By Yuval Noah Harari, 2014
The international best-selling book Sapiens: A Brief History of Humankind, by Yuval Harari, is a sweeping history of humankind starting about one million years ago. The book is a revealing description of humankind’s evolution and of its trend toward greater unity. From the beginning the author states that his goal is to better understand the behavior of Homo sapiens, i.e. the behaviour of the particular hominid species that we represent. The author at times worries about nuclear war but is generally optimistic about our future as we move toward greater unity.
About 70,000 years ago our Homo sapiens ancestors migrated from Africa into the Middle East, and then into Europe and Asia. At least two other hominid species already inhabited these continental areas, namely the Neanderthals in the West and the Denisovans in the East. Genetic studies of ancient DNA preserved in bones and teeth have shown that we interbred to a small extent with our hominid cousins. Apparently, people of European and Middle Eastern descent have inherited between one and four percent of their DNA from the Neanderthals; the Australian aborigines may have inherited as much as six percent of their DNA from the Denisovans. Like many other authors, Harari highlights the interplay between our genetic heritage and our cultures in the question of violent versus peaceful human behavior.
Harari considers how our hominid cousins disappeared. He notes that many large animal species also disappeared whenever Homo sapiens moved into their territories. The evidence is that overhunting was the culprit, one prominent example being the mammoths, who underwent extinction 10,000 years ago. About one-half of large animals in Australia, Asia and the Americas have become extinct. Harari criticizes how we have dealt with wild animals, and how we now deal with farm animals.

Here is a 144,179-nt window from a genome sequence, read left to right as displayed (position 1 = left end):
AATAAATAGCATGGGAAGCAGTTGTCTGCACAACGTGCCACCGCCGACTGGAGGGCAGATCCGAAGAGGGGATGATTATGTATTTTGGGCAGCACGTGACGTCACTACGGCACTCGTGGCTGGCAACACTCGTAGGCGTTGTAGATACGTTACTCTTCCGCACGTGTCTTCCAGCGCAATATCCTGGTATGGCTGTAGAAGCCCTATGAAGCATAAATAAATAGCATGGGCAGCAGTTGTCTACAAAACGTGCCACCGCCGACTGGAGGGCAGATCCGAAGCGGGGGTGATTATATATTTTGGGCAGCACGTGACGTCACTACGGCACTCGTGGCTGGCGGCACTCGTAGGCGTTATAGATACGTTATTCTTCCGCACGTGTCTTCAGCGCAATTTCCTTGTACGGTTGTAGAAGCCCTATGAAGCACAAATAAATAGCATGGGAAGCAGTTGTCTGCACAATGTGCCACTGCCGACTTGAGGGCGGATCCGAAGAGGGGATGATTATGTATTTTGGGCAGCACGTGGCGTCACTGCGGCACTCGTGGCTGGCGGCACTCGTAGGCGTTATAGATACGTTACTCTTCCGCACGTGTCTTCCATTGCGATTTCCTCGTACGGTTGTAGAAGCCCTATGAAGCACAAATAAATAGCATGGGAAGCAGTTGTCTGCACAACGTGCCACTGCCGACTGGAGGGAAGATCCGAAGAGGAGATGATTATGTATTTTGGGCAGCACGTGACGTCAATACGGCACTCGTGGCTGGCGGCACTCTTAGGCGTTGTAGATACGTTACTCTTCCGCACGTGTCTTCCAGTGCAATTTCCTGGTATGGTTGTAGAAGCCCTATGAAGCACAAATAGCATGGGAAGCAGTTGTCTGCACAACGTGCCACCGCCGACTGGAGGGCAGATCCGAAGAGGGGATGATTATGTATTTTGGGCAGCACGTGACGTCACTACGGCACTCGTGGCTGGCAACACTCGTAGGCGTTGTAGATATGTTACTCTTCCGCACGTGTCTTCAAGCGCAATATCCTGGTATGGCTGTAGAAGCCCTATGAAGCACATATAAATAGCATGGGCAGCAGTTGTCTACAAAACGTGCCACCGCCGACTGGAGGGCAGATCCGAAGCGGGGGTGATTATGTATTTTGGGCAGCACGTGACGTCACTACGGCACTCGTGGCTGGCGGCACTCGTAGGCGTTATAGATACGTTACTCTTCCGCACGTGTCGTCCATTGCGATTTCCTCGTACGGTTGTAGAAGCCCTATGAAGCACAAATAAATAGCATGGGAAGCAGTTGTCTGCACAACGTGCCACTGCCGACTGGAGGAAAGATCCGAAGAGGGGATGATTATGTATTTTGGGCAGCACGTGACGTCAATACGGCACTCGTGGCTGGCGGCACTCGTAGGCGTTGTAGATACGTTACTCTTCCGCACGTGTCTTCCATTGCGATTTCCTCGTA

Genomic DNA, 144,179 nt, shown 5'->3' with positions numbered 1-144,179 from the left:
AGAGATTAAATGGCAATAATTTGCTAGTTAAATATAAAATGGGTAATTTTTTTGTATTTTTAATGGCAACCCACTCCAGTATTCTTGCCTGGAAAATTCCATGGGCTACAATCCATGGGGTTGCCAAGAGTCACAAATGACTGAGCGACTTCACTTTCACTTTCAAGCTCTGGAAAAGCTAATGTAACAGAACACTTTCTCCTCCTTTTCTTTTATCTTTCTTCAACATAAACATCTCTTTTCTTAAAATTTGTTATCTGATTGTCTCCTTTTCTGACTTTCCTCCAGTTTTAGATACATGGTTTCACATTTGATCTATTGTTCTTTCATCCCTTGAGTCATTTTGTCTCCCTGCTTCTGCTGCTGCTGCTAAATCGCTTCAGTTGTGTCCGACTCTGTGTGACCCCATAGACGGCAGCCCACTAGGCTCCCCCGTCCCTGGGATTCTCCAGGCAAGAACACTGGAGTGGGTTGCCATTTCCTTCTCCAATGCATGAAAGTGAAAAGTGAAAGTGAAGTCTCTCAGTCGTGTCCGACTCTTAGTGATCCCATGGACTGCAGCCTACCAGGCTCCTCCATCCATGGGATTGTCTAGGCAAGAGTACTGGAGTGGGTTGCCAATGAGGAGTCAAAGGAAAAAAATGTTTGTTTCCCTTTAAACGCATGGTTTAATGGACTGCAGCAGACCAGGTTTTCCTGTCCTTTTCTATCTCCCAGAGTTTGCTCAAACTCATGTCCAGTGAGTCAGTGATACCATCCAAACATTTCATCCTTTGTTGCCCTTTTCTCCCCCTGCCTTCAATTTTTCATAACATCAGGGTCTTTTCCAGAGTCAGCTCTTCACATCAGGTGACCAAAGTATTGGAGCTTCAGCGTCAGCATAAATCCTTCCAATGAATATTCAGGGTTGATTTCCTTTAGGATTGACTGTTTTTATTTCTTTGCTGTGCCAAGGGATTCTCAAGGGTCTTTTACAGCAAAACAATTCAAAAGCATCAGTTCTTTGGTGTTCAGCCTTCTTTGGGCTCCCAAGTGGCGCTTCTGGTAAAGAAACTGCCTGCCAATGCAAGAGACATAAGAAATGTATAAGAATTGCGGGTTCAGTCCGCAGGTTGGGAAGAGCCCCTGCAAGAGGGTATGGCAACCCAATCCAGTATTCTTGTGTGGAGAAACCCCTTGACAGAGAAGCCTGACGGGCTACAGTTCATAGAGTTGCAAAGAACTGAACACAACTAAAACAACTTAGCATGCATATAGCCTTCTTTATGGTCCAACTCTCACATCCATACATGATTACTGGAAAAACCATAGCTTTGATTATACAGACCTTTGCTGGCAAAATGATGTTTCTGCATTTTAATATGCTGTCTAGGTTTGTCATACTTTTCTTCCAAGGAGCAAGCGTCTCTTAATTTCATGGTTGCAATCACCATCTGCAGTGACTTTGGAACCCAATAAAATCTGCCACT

Three main revolutions highlight our history: about 70,000 years ago, the cognitive revolution, characterized by major advances in our language capabilities; about 12,000 years ago, the agricultural revolution; and 500 years ago the scientific revolution. Whereas our cousins the chimpanzees cannot organize groups larger than 150 individuals, humans can build communities on the scale of nations, and even of the planet, as in the United Nations. Harari explains that the construction of imagined realities and their adoption through language has allowed us to cooperate on a large scale. Examples of imagined realities are political ideologies, religions, financial constructions like credit, and mathematical tools used in the sciences. The invention of writing, especially of cuneiform in Mesopotamia 4,500 years ago, played a key role in the creation of imagined realities and social organization.
Harari looks at money as an imagined reality that has led to international commerce and has had a unifying effect on humankind. The author gives centre stage to the various empires, which brought together different ethnic groups speaking different languages and having different beliefs—that in the course of recorded history have led to the unification of mankind.